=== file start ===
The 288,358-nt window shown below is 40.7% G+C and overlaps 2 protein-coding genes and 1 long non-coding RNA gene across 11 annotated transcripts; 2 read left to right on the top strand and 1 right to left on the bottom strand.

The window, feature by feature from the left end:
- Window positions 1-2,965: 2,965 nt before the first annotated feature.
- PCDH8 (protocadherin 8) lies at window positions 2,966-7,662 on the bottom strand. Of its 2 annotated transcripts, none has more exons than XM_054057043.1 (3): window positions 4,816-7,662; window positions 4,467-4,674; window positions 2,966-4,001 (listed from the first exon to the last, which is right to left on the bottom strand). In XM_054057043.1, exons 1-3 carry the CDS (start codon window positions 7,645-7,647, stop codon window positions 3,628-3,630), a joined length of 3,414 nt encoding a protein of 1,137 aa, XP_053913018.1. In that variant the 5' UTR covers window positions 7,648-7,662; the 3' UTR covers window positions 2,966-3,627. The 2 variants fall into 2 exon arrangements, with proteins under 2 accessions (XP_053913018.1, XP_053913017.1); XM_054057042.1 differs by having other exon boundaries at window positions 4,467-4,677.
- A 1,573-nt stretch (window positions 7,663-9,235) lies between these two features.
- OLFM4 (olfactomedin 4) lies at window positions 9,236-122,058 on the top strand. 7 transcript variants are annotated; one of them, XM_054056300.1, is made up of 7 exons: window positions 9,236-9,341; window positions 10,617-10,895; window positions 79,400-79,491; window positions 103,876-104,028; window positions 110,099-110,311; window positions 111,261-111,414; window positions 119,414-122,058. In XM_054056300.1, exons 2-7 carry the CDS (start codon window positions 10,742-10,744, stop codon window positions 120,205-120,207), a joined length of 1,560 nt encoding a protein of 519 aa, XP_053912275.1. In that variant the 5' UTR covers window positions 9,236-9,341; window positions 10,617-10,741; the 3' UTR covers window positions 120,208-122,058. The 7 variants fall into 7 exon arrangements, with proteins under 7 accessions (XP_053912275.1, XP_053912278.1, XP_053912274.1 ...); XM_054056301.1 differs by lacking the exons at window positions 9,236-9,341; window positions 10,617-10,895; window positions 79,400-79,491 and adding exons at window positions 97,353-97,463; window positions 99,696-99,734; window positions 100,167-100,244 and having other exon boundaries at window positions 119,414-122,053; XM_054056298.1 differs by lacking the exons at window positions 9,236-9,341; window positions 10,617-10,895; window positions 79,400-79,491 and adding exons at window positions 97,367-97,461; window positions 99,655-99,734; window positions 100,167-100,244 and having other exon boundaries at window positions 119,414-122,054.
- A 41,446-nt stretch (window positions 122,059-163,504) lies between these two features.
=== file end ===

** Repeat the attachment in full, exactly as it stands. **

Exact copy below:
The 288,358-nt window shown below is 40.7% G+C and overlaps 2 protein-coding genes and 1 long non-coding RNA gene across 11 annotated transcripts; 2 read left to right on the top strand and 1 right to left on the bottom strand.

The window, feature by feature from the left end:
- Window positions 1-2,965: 2,965 nt before the first annotated feature.
- PCDH8 (protocadherin 8) lies at window positions 2,966-7,662 on the bottom strand. Of its 2 annotated transcripts, none has more exons than XM_054057043.1 (3): window positions 4,816-7,662; window positions 4,467-4,674; window positions 2,966-4,001 (listed from the first exon to the last, which is right to left on the bottom strand). In XM_054057043.1, exons 1-3 carry the CDS (start codon window positions 7,645-7,647, stop codon window positions 3,628-3,630), a joined length of 3,414 nt encoding a protein of 1,137 aa, XP_053913018.1. In that variant the 5' UTR covers window positions 7,648-7,662; the 3' UTR covers window positions 2,966-3,627. The 2 variants fall into 2 exon arrangements, with proteins under 2 accessions (XP_053913018.1, XP_053913017.1); XM_054057042.1 differs by having other exon boundaries at window positions 4,467-4,677.
- A 1,573-nt stretch (window positions 7,663-9,235) lies between these two features.
- OLFM4 (olfactomedin 4) lies at window positions 9,236-122,058 on the top strand. 7 transcript variants are annotated; one of them, XM_054056300.1, is made up of 7 exons: window positions 9,236-9,341; window positions 10,617-10,895; window positions 79,400-79,491; window positions 103,876-104,028; window positions 110,099-110,311; window positions 111,261-111,414; window positions 119,414-122,058. In XM_054056300.1, exons 2-7 carry the CDS (start codon window positions 10,742-10,744, stop codon window positions 120,205-120,207), a joined length of 1,560 nt encoding a protein of 519 aa, XP_053912275.1. In that variant the 5' UTR covers window positions 9,236-9,341; window positions 10,617-10,741; the 3' UTR covers window positions 120,208-122,058. The 7 variants fall into 7 exon arrangements, with proteins under 7 accessions (XP_053912275.1, XP_053912278.1, XP_053912274.1 ...); XM_054056301.1 differs by lacking the exons at window positions 9,236-9,341; window positions 10,617-10,895; window positions 79,400-79,491 and adding exons at window positions 97,353-97,463; window positions 99,696-99,734; window positions 100,167-100,244 and having other exon boundaries at window positions 119,414-122,053; XM_054056298.1 differs by lacking the exons at window positions 9,236-9,341; window positions 10,617-10,895; window positions 79,400-79,491 and adding exons at window positions 97,367-97,461; window positions 99,655-99,734; window positions 100,167-100,244 and having other exon boundaries at window positions 119,414-122,054.
- A 41,446-nt stretch (window positions 122,059-163,504) lies between these two features.